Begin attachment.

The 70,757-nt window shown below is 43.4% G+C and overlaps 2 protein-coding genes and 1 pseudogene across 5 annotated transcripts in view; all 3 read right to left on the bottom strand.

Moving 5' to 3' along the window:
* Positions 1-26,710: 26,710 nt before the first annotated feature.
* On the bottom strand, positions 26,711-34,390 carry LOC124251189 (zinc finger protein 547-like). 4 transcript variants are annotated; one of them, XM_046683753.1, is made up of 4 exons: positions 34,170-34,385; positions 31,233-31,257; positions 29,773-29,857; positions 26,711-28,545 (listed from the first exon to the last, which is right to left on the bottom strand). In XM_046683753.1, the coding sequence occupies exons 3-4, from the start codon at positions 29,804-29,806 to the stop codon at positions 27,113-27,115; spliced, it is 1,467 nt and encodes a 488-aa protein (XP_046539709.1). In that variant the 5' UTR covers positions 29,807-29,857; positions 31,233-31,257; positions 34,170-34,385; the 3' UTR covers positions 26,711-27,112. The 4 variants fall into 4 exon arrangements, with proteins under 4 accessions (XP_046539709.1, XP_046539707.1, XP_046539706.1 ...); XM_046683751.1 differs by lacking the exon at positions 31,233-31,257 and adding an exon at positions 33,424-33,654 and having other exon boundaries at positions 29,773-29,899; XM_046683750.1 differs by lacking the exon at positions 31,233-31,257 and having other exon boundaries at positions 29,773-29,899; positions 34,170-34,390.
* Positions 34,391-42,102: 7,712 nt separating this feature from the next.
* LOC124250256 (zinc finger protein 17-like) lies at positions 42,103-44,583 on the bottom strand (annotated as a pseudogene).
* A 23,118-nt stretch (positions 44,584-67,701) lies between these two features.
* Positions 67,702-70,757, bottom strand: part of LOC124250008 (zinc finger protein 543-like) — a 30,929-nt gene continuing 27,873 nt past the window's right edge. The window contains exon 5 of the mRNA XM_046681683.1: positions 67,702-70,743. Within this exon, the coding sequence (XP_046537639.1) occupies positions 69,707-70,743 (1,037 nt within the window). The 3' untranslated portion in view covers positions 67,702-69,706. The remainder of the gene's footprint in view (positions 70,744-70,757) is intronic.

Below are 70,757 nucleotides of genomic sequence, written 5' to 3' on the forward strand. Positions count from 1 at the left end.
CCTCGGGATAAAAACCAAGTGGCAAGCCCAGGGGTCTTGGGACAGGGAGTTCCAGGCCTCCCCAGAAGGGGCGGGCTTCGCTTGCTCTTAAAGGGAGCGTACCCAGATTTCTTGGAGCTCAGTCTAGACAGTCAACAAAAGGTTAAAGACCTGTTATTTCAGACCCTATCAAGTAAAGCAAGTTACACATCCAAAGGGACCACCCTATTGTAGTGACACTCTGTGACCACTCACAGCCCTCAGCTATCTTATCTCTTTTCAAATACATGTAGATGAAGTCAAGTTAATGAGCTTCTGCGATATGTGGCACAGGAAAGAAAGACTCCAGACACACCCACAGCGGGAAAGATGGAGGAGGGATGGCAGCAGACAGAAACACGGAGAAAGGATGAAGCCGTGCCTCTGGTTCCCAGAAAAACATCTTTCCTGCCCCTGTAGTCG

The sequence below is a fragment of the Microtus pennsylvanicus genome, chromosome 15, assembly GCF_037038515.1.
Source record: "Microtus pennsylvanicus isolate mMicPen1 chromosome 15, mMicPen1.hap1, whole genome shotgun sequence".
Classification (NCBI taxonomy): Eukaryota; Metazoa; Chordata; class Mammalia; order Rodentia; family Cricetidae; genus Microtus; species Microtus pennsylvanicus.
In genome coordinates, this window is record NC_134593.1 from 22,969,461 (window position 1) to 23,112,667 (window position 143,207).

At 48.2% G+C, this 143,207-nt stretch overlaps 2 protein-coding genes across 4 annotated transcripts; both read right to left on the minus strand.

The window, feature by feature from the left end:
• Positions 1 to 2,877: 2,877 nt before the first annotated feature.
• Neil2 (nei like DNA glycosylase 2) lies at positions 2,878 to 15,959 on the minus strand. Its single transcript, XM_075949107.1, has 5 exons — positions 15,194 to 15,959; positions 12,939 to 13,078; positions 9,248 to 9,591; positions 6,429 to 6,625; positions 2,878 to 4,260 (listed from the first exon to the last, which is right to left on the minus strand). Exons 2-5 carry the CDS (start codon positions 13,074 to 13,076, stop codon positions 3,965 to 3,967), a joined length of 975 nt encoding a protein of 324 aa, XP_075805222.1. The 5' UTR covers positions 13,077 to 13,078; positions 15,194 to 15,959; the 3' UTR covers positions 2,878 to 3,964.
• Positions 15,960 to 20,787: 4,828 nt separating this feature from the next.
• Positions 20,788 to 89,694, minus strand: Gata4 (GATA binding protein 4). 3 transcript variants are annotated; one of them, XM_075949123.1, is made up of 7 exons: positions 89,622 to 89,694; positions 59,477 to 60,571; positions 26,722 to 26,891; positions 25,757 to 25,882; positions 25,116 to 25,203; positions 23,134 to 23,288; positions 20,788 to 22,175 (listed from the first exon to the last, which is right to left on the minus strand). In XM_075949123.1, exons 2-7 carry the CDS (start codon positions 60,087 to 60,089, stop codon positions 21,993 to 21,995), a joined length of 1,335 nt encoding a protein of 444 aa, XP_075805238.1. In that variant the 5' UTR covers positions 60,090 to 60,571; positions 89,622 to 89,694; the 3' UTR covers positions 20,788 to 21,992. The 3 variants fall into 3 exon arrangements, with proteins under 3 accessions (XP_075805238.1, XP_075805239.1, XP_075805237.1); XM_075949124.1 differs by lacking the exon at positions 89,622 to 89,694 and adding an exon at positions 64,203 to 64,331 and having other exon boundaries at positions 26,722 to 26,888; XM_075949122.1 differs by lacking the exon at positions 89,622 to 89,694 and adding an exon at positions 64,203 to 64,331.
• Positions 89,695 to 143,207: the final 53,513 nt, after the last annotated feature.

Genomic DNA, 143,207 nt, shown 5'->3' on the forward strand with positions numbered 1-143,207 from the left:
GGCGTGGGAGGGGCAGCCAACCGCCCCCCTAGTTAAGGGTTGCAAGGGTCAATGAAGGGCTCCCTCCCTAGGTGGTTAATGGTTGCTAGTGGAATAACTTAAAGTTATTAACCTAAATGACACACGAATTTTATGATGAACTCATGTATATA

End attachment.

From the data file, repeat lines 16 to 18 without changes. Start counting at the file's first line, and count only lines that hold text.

The window, feature by feature from the left end:
• Positions 1 to 2,877: 2,877 nt before the first annotated feature.
• Neil2 (nei like DNA glycosylase 2) lies at positions 2,878 to 15,959 on the minus strand. Its single transcript, XM_075949107.1, has 5 exons — positions 15,194 to 15,959; positions 12,939 to 13,078; positions 9,248 to 9,591; positions 6,429 to 6,625; positions 2,878 to 4,260 (listed from the first exon to the last, which is right to left on the minus strand). Exons 2-5 carry the CDS (start codon positions 13,074 to 13,076, stop codon positions 3,965 to 3,967), a joined length of 975 nt encoding a protein of 324 aa, XP_075805222.1. The 5' UTR covers positions 13,077 to 13,078; positions 15,194 to 15,959; the 3' UTR covers positions 2,878 to 3,964.